Dr. Cecilia Ford, who has been a psychologist in private practice in New York City since 1987, has addressed emotional issues for us in many articles over the years. Here, she counsels a woman diagnosed with the BRCA1 gene who is understandably daunted at the prospect of a double mastectomy.
My mother and her sister both had breast cancer before menopause. There were no genetic tests then. They both had a single mastectomy and very bad reconstruction, and were so ashamed of their bodies after this. My mother died of her breast cancer when she was 50, but I think she died of shame.
I am 45 and finally had the BRCA testing. I am positive for BRCA1 and have been advised to consider having bilateral mastectomies, even though I do not yet have a diagnosis of cancer. I am ashamed to say that I am more fearful of the results of the reconstruction than I am of just taking my chances. I have a great relationship, and it is a very sexual relationship. My husband loves my breasts. I don’t want to do anything to take away the really exciting sex life we have. I know he loves me and that I am probably worrying about him when I should be sorting out my own emotional issues . . . but I enjoy the sexual arousal that my breasts bring to my own experience.
I have not told him that I had the genetic test, and I certainly have not told him what the surgeon told me to do. The surgeon suggested that I speak to a therapist, since I just went nuts in his office after this recommendation. He was very kind about it all, but said that I might benefit from some counseling so that I could “get my priorities straight.”
Dr. Ford Responds:
I have to agree emphatically with your surgeon that this is a time to pause and think through your options very carefully. You are faced with a decision that is quite literally a matter of life and death. The fear and bewilderment that anyone would feel when told that they have such a hugely increased risk of cancer, as BRCA1 and BRCA2 carriers do, is heightened in your case by the traumatic history of your mother’s illness.
It sounds as if your mother had the worst possible outcome—i.e., a mastectomy, followed by poor reconstruction, ending in an early death despite her treatment. Your account indicates that the experience was emotionally devastating as well as medically unsuccessful. It’s easy to see why the discovery that you may be facing breast cancer would be causing you such extreme distress. Nevertheless, you must try to overcome your reaction in order to keep your judgment clear at this important time.
Things have changed a great deal in recent years in many aspects of breast cancer treatment. Indeed, one of the most significant advances is the discovery and identification of the BRCA genes and genetic testing, which have allowed us to offer preventative treatment to women like you who are at high risk for breast cancer. An article in the Journal of the American Medical Association in 2010 said that the procedure of “prophylactic mastectomy substantially reduces risk in women with BRCA1 and BRCA2.” Risk without the procedure can be in the high 80s; with it, risk can be reduced to fewer than 5 percent.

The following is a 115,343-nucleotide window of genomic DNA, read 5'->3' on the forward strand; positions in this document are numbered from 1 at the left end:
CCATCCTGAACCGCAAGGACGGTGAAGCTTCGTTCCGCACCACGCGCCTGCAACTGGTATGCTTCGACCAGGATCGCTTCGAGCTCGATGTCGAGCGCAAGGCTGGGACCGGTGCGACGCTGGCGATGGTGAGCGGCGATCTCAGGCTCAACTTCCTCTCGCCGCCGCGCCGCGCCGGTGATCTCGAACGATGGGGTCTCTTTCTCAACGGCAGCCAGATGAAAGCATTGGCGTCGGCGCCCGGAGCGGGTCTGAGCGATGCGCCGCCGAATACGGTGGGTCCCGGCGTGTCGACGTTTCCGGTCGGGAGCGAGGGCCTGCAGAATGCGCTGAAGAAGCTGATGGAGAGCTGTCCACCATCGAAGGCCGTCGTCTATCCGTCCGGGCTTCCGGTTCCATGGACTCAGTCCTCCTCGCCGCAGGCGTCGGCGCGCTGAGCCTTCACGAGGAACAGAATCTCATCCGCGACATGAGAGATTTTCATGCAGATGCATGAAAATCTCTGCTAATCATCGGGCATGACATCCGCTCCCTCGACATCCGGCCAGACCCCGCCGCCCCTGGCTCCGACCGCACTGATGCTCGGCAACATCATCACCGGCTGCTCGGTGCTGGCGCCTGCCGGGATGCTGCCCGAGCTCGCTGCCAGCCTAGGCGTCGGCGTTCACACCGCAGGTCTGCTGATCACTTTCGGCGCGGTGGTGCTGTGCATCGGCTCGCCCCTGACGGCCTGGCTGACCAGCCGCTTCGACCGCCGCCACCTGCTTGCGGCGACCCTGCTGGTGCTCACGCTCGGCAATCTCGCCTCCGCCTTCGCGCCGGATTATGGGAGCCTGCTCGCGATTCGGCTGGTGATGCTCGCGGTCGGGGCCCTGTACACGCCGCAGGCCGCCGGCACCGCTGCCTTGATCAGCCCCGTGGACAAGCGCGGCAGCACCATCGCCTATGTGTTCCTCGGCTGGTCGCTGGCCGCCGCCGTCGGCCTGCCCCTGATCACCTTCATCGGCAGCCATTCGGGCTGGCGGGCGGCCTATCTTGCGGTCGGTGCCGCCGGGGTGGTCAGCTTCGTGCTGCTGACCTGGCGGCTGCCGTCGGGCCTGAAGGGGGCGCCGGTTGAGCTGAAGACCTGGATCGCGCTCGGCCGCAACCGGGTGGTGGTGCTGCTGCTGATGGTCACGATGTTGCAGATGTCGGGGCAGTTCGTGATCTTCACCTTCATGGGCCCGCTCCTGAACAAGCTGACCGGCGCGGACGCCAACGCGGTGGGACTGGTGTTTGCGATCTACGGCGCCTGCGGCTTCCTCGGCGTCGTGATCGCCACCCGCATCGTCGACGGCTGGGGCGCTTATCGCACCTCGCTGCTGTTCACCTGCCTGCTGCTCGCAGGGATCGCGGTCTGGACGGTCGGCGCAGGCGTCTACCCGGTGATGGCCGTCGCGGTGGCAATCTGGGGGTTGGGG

What this means for you is that, unlike your mother, if you have the mastectomy you will be unlikely ever to develop cancer, and thus will be healthy as a result of the intervention. Your mother’s mastectomy came “too late” to save her life. But you are wondering if your procedure is coming “too early.” Should you perhaps take your chances, since you don’t have cancer yet, and you may not develop it at all? Furthermore, you worry about the impact of losing your breasts on your self-image and your sex life.
Here’s the point at which you must be particularly careful to take time, and perhaps consult a therapist. Most women do feel as you do when faced with the loss of a body part, especially one that is tied so inextricably to your sense of yourself as a woman and a wife. Your mother, who you think “died of shame,” clearly never recovered her sense of herself as a beautiful, sexual woman after her surgery, and your identification with her runs deep. But you must be careful to recognize the differences between the two of you as well as the similarities. Angelina Jolie, who made global headlines last week when she revealed that she has had a prophylactic double mastectomy, wrote in The New York Times that “there have been many advances in reconstructive surgery in the past few years, and the results can be beautiful.” Surgeons can not only reconstruct breasts to look similar to your own, but are able to preserve some of the sensation through procedures such as nipple sparing (which Ms. Jolie elected to have). Meanwhile, husbands and partners (not led by, but joined by, Brad Pitt) have gone through a continual “consciousness raising” which has led to a much more supportive and encouraging atmosphere than when your mother was facing this.
Most important, of course, is that you don’t want to preserve your current happy sex life at the expense of life itself. Your fear of the future, informed by the trauma of the past, may be enough to push you to make an overly risky decision. As you weigh the odds, you need to make sure you get the various threads of this issue sorted out so you can proceed as rationally as possible, remembering that if your mother had been given the choice that you have, she might still be with you today.